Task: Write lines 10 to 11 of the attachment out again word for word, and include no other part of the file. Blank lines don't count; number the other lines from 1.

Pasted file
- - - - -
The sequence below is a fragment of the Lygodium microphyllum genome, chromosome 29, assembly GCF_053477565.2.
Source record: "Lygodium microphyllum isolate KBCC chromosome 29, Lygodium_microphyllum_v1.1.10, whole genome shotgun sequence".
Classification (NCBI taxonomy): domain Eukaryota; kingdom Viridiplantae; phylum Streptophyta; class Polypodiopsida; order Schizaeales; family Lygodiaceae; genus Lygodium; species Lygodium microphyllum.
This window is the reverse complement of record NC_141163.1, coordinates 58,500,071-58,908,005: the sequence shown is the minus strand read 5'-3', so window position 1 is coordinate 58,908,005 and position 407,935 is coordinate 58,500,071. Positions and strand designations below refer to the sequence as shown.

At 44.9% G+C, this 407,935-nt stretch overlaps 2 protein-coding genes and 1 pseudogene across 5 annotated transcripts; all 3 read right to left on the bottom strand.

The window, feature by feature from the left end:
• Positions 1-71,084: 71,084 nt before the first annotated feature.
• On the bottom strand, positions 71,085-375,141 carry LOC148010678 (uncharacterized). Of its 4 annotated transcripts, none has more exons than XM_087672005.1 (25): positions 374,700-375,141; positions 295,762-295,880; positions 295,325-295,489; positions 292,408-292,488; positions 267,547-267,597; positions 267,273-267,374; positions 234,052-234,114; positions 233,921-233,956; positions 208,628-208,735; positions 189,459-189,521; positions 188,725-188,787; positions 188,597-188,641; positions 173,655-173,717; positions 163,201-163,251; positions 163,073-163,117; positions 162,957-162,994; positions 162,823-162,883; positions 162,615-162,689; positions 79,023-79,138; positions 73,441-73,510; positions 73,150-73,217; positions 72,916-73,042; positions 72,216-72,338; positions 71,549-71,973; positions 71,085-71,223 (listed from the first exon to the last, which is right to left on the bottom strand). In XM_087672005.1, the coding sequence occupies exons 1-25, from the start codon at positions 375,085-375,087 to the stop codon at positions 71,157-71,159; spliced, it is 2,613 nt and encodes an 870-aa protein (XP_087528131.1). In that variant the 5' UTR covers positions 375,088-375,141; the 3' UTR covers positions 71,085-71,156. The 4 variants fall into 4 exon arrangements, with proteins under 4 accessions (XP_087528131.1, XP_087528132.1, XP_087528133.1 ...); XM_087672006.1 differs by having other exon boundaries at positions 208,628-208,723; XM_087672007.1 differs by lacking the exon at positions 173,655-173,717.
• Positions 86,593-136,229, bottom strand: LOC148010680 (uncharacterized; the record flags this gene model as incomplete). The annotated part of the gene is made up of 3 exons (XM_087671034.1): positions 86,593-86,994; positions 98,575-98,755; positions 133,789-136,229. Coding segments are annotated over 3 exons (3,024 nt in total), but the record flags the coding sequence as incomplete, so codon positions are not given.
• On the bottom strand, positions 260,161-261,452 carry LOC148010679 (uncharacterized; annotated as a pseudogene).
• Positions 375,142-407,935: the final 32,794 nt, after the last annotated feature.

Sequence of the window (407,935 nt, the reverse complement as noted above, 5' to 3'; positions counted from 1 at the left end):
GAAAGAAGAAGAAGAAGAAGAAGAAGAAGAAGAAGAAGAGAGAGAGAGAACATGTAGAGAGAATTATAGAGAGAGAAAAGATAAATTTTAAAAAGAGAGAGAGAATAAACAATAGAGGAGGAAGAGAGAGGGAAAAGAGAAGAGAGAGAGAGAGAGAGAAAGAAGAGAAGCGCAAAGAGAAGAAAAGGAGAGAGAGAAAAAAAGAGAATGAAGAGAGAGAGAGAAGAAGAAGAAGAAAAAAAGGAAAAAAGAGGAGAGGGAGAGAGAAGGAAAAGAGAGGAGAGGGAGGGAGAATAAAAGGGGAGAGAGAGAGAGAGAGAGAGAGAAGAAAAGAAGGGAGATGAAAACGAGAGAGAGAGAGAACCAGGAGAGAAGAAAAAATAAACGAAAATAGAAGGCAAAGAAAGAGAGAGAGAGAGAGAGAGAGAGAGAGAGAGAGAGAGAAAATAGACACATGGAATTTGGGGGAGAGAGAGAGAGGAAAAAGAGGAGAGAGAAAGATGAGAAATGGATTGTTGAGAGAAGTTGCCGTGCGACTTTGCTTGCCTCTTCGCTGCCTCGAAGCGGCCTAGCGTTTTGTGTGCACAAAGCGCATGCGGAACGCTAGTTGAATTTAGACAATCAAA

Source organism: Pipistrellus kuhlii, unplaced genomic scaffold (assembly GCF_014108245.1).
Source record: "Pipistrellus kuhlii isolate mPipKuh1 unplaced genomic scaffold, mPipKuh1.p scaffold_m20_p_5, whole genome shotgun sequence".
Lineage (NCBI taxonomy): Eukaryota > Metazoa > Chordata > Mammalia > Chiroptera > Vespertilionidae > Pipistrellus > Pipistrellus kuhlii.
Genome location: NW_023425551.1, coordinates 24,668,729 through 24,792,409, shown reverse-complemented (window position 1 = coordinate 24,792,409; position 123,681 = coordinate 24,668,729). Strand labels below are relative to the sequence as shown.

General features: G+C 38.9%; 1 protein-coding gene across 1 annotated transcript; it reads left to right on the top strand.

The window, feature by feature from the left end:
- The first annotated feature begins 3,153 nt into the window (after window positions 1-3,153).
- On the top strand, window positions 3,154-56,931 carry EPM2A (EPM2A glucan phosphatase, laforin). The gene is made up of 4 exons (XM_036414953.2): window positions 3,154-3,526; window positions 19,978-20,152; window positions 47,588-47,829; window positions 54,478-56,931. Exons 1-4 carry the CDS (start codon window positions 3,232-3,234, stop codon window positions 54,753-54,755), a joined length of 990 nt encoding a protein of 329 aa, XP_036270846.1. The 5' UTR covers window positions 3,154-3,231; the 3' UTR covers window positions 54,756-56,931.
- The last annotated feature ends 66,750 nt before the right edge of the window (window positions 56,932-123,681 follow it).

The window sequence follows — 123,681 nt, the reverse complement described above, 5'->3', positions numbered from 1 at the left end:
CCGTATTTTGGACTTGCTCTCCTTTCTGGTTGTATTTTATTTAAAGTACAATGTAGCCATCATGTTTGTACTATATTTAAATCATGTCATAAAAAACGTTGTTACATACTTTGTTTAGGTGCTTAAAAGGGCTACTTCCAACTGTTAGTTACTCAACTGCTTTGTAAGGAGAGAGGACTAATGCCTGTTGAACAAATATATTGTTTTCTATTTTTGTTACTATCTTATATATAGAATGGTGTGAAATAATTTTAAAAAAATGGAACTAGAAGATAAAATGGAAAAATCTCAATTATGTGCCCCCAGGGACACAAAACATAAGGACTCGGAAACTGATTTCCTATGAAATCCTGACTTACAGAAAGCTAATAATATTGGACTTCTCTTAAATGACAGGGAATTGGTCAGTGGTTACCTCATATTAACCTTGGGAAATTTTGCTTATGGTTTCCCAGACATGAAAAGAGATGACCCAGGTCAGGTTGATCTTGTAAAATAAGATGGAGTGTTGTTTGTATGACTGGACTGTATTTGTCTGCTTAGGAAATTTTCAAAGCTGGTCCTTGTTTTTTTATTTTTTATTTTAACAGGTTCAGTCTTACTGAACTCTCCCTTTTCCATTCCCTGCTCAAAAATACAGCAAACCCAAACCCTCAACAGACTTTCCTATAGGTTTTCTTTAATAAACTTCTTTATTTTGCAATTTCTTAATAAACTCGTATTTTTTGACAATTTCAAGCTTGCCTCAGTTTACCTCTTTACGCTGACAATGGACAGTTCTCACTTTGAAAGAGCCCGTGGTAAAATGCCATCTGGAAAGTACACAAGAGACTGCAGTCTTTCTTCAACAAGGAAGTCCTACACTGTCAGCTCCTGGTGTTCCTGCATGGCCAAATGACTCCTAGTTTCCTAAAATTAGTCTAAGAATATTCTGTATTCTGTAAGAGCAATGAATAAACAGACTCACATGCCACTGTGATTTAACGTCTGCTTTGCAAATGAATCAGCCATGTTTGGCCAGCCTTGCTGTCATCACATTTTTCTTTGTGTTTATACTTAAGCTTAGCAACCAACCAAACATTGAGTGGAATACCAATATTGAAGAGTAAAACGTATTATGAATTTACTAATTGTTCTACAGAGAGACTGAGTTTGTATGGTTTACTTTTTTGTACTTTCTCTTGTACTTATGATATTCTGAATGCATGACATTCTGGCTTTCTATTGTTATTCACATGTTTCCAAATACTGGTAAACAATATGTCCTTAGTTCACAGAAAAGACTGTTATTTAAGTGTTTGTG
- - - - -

• On the bottom strand, positions 260,161-261,452 carry LOC148010679 (uncharacterized; annotated as a pseudogene).
• Positions 375,142-407,935: the final 32,794 nt, after the last annotated feature.